The best way to begin building a compensation plan is to use industry salary data as a benchmark. An HR professional can do this by consulting online databases that record median wages by sector—the U.S. Bureau of Labor Statistics provides industry-specific wage information, sorted by occupation and location across the country.

Similarly, there are many websites online that provide salary information. It’s also helpful to check out a competitor’s compensation plan. If an HR representative is looking to hire a new accountant, for example, he or she can look at job descriptions and salary information at large accounting firms. This will give a hiring manager a figure to reference when creating a fair payment plan.

Establish Employee Value and Fair Compensation
Once an HR professional has a general idea of salaries in the field, it’s time to evaluate a role and how much a candidate or current employee will bring to the company. Entrepreneur recommends that HR representatives ask themselves how much value a new hire will add to the organization.

For example, at a sales-based organization, an HR representative can tally up the potential revenues a new hire would bring in. If a salesperson is projected to bring in $300,000 for the company in his first year, a salary of $70,000 per year would fall short of candidate expectations and would likely result in a job offer being rejected by a candidate.

Companies should think of good hires as an investment and establish a benchmark for the highest amount they are willing to pay. Linking fair compensation to abilities and capacity to grow makes it much easier to weed out candidates who are asking for a salary far surpassing the benchmark, while still allowing companies to offer a competitive rate.

Evaluate Candidates and Employees
A good candidate will not only bring talent to an open position, but also knowledge and experience gained from previous jobs. An applicant who will be able to fulfill the needs of the job, as well as offer leadership and training for future employees, may deserve higher pay than a candidate who is new to the industry.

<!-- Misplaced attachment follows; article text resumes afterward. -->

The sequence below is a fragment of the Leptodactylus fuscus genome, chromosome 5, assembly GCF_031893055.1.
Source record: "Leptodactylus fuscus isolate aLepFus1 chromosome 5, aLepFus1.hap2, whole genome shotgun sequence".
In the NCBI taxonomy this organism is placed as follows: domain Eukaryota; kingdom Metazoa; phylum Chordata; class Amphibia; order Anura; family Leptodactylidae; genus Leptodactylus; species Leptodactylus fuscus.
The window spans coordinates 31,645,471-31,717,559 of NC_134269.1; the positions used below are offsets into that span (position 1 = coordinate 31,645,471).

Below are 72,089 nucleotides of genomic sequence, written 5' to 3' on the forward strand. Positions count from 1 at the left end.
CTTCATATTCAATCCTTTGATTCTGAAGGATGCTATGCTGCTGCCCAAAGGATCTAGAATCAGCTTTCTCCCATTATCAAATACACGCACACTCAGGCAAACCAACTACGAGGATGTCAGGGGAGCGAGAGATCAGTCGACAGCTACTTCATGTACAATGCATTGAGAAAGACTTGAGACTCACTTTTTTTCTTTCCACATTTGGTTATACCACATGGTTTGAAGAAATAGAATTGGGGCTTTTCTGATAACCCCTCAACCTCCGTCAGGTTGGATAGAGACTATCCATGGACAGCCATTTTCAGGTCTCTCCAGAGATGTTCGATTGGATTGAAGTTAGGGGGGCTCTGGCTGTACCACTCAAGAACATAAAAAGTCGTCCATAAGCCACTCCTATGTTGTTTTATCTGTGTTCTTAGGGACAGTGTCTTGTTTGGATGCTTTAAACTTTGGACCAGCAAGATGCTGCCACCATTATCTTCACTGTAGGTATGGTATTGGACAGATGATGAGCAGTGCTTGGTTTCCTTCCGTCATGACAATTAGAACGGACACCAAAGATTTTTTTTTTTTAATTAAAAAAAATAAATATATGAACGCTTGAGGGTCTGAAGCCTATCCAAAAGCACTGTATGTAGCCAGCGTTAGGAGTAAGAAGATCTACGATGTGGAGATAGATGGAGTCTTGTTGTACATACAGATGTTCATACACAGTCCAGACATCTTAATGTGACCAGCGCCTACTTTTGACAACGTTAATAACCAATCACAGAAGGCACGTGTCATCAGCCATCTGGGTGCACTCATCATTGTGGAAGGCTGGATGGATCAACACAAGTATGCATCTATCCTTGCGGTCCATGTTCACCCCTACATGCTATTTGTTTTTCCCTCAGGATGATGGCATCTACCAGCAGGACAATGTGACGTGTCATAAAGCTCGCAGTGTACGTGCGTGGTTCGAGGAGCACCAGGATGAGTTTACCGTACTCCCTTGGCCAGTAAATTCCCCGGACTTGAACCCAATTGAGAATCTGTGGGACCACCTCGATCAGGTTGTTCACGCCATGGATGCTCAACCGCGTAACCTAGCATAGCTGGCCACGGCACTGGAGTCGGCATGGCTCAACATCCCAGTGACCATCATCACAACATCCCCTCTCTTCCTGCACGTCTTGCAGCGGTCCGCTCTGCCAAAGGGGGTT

Current employees should also be regularly evaluated to determine fair compensation. It is essential for companies to keep an eye on industry trends, because employees are likely doing the same. No matter the level of company loyalty, if an employee sees that a similar position at a competing company offers $10,000 more per year than his current job, that employee may leave the company. Regular raises and annual salary adjustments for inflation are both part of a smart salary management plan and help keep talented individuals around.

Consider Position and Requirements
Deciding how to pay employees may be just as important as determining a salary. There are many things to take into consideration, such as whether an employee will be paid hourly or by a fixed salary. Some companies, particularly those based in sales, offer commission rates. Yet this same plan may not be the best fit for an administrative position.

Other positions are better suited for hourly wages, such as those in retail or for temporary workers. On the other hand, this pay scale would likely not benefit a company where staff members routinely work overtime at their own discretion—under the guidelines of the Fair Labor Standards Act, employees must be paid time-and-a-half their hourly rate for any work past 40 hours per week.

In order to navigate the complications of payroll processes, many companies have begun using HR payroll software, which streamlines the payment process and keeps accurate records, making life easier for HR professionals at any company.

For more information regarding best practices for compensation, visit the Sage HRMS Payroll or the Payroll Best Practices and Tools portion of our website. 

Five Creative Tips for Effective Benefits Management

17 Jul

This guest blog post is courtesy of Mary Anne Osborne, SPHR, and principal of the Osborne Group. Mary Anne is a peoplecentric HR professional and consultant with over 25 years of HR experience in telecom, finance, manufacturing, healthcare, and higher education. Mary Anne presents monthly on our complimentary Sage Refresh and Recertify Webcast Series that are approved for 1.00 recertification credit hours toward PHR, SPHR, and GPHR recertification through the HR Certification Institute.

Benefits take up a large portion of an HR budget, which is why it’s important for a company to develop a management strategy that will increase employee return on investment, engagement, and staff performance.

Implementing an effective benefits management plan can be difficult, however, as there are many things to take into consideration. Keep reading to find five tips on putting in place a great benefits management plan:

1. Be Innovative, Flexible